General Motors (NYSE:GM) was one of the first big global automakers to say it would challenge electric-vehicle leader Tesla (NASDAQ:TSLA). GM’s first long-range EV, the Chevrolet Bolt, has won critical acclaim, but it’s not a Tesla-type car and was never really intended to be.
Now, GM is preparing a slew of more advanced EVs, including a direct Tesla competitor, the Cadillac Lyriq electric SUV. In this Motley Fool Live broadcast, recorded on Sept. 23, Industry Focus host Nick Sciple and Motley Fool senior auto specialist John Rosevear note that GM said the Lyriq’s first year of production sold out in less than 20 minutes, and they offer some insight for auto investors into what that does (and doesn’t) mean for GM’s ambitious EV plans.
A transcript follows the video.
Nick Sciple: On the other side of GM, looking on the good news, you talked about all the reservations for the F-150 Lightning, we also talked about the high-end Model X challenger that Lucid is coming out with. Well, GM has a high-end Model X challenger as well. They opened up orders for the 2023 Cadillac Lyriq and sold out in 19 minutes. Some critics have said this goes to show that the big automakers are consistently underestimating demand for electric vehicles and not ramping up production. What do you make of this rapid sell-off? Does it show they’re not making enough of them, or is it so there’s just way too much demand, they’re beating down the doors?
John Rosevear: There’s more demand than they can fulfill. We should make it clear: I don’t have any idea what the total number of vehicles is here. If it’s 500, if it’s 1,000, if it’s 20,000, I suspect it’s probably a few thousand, but I don’t know that for sure. But it’s the same thing we saw with Ford and their 150,000 reservations for the Lightning. There’s a lot of interest here in these vehicles. What’s lacking is probably still the supply chain, the batteries. There’s plenty of lithium in the ground, but it’s not coming out as fast as we want yet. Battery manufacturing is scaling up. Everybody wants to make sure the quality delivers. Everybody wants to improve the technology. This stuff takes time to ramp up. We’re creating a whole alternative supply chain for the entire auto industry around the world. It has taken time, and we’ve already spent a few years and billions of dollars doing this. Everybody’s used to seeing Tesla ramp up production. Now, that’s been a big lesson for investors. Now, this is all the battery makers, all the component makers, all the motor makers, and all of the other automakers ramping up all of these pieces of the puzzle to make all of these cars. I’m encouraged by the level of demand. Because it means that when the cars appear, the buyers will appear, too. It looks like right now, people are excited about these things. But I think it’s a supplier bottleneck right now, and that’s why they’re aiming too low, and it’s not, “Oh, GM greatly underestimated.” GM might’ve underestimated to some extent, but it’s also probably GM saying, “Look, this is the number of vehicles we can make in the first six months or whatever, [laughs] with our supplier agreements and what they’re telling us about what they will be ready for.”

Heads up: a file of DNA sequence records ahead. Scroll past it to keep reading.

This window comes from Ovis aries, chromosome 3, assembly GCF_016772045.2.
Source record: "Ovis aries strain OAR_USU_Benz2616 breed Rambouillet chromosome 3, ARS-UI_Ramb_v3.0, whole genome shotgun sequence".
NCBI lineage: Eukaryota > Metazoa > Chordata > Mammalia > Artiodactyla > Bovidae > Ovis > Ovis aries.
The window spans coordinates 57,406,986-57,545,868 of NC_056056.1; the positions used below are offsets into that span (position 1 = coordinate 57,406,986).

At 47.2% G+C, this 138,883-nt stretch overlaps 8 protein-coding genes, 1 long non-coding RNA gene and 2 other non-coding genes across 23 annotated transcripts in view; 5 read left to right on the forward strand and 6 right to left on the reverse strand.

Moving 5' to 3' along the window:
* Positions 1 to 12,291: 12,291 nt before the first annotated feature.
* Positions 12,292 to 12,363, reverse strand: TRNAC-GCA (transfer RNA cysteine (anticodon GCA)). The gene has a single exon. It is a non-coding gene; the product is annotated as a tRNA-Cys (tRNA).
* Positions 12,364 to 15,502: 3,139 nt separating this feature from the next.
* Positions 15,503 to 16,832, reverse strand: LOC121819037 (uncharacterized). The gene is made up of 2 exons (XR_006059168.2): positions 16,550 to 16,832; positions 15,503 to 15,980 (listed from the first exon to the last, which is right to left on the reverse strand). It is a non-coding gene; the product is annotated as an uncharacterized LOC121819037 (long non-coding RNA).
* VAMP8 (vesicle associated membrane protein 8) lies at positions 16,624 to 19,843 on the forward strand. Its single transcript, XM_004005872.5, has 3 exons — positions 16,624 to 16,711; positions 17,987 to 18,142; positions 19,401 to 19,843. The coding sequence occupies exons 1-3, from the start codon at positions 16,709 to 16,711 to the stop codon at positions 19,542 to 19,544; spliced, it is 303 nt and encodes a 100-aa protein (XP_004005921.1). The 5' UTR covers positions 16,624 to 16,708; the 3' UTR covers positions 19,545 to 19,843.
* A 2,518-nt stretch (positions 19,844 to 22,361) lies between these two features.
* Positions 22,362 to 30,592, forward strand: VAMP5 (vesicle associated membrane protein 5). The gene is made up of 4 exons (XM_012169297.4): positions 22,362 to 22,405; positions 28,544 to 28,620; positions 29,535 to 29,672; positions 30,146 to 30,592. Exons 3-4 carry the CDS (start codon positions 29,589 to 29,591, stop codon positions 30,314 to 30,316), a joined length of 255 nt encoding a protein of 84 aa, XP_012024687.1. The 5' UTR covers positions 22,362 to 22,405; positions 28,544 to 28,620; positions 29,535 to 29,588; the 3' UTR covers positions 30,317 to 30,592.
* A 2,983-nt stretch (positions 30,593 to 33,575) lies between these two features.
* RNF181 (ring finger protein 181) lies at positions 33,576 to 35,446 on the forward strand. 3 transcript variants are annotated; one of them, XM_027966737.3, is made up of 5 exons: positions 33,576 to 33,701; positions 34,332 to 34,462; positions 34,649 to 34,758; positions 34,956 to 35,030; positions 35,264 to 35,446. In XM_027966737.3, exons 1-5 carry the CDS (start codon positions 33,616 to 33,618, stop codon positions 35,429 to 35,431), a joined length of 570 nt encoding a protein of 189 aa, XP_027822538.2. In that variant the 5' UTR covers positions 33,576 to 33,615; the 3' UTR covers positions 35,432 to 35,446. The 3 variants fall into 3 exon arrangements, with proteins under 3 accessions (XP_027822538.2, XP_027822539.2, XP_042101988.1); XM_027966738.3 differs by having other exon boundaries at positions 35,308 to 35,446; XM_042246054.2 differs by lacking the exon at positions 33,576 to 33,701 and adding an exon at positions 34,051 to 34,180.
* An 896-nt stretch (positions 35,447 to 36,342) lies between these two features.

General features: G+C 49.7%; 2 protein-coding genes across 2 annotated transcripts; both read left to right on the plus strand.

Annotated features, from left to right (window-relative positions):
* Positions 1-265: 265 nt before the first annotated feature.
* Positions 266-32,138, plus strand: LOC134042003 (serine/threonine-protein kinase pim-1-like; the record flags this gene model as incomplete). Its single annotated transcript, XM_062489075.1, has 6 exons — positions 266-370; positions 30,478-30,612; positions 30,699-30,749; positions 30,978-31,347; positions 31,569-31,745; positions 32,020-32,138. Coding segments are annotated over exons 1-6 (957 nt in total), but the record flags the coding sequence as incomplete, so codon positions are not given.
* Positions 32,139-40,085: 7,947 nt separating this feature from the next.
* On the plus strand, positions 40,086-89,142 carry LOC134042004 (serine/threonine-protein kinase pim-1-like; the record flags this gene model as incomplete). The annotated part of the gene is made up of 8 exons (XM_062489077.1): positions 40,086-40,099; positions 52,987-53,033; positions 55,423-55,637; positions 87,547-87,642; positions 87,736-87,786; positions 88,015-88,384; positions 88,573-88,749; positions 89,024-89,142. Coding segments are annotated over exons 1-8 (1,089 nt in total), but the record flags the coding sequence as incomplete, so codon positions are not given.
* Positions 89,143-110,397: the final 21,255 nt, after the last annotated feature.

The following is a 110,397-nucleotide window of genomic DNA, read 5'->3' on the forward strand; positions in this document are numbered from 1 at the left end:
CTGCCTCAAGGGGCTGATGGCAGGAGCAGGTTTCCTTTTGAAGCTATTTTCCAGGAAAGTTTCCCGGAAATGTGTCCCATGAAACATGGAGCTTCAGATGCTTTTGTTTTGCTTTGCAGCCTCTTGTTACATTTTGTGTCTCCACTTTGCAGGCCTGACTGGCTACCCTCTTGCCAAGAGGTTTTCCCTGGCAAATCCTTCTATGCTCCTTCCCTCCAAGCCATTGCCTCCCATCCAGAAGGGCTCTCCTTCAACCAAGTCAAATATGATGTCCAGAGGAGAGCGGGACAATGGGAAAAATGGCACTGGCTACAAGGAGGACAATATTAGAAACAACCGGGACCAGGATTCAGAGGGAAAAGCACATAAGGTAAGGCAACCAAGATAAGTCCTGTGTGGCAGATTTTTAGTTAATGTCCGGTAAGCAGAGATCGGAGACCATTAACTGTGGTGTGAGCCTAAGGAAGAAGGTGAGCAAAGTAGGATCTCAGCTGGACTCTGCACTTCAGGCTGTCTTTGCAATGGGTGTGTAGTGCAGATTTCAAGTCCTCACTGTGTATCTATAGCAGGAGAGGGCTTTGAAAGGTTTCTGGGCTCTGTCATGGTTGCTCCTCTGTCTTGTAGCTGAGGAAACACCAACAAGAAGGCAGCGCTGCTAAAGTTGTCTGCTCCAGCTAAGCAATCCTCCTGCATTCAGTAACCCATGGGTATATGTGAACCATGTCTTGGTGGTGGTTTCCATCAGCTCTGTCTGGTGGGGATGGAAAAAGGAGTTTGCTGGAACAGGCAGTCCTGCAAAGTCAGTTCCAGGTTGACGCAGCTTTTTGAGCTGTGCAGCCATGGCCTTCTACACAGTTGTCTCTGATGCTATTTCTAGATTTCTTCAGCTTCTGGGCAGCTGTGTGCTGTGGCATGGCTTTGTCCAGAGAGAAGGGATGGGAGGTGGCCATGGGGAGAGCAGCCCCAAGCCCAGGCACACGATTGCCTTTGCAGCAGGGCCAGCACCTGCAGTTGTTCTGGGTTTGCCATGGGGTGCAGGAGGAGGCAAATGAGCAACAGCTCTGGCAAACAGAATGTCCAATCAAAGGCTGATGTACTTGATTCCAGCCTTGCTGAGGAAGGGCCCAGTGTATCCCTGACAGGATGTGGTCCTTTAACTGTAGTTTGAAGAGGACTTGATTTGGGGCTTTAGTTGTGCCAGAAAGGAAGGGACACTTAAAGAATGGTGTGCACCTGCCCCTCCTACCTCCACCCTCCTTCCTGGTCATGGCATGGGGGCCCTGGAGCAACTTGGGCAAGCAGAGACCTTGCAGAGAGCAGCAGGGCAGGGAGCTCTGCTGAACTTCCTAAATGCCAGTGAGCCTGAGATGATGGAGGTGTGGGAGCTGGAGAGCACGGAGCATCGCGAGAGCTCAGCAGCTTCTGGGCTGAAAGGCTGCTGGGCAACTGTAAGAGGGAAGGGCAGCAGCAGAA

Nick Sciple: Sellouts are never a bad thing, it’s just that there’s always nuance to some of the stuff. You talked about supply chains, getting those ramped up. We also got some news from GM about increasing vertical integration on their EV motors and increasing efficiency. What should we be taking away from that as investors?
John Rosevear: They’ve developed what appear to be really good new motors. That’s not really a surprise. GM has a lot of smart engineering talent. They’ve been focused on this for several years now. The vertical integration is interesting because it goes away from where the auto industry has been in recent decades where they have a lot of suppliers who are specialists in an electric motor or a specialist in making seats or whatever. They buy that in, and it saves some of the trouble of developing stuff in-house. But I think with EVs, everybody wants to own the tech so it can be a differentiator. If everybody is buying the same motors, then what’s the difference? [laughs] Whereas GM can at least claim special sauce on their own proprietary motors, and there probably is some special sauce, and [likewise] Tesla and Ford Motor Company and everybody else. Also, this might be, to some extent, be a reaction of the chip shortage where they want to control the supply. If you’re wondering about uncertainties in U.S.-China relations going forward, you probably don’t want to be buying everything from suppliers in Shenzhen and Shanghai and so forth. It’s about having certainty and having control and so forth. Again, it’s a sign that this is for real. I’m not sure we needed more signs of that from GM, but here’s another one: They’re developing the technology in-house. I don’t think this is hugely bullish or anything that investors need to jump up and down or worry about. Either way, it’s another step from the past, but it’s not surprising, and we can see why they’re doing it probably.
Nick Sciple: Part of this drumbeat of “We really care about electric vehicles. We’re putting a lot of chips down on this. We’re making investments.” When you mentioned, maybe there’s not this big differentiation in motors, but you’ll see the companies talk about it. I think that’s endemic in the auto industry as everything has its own special brand.
John Rosevear: Of course.
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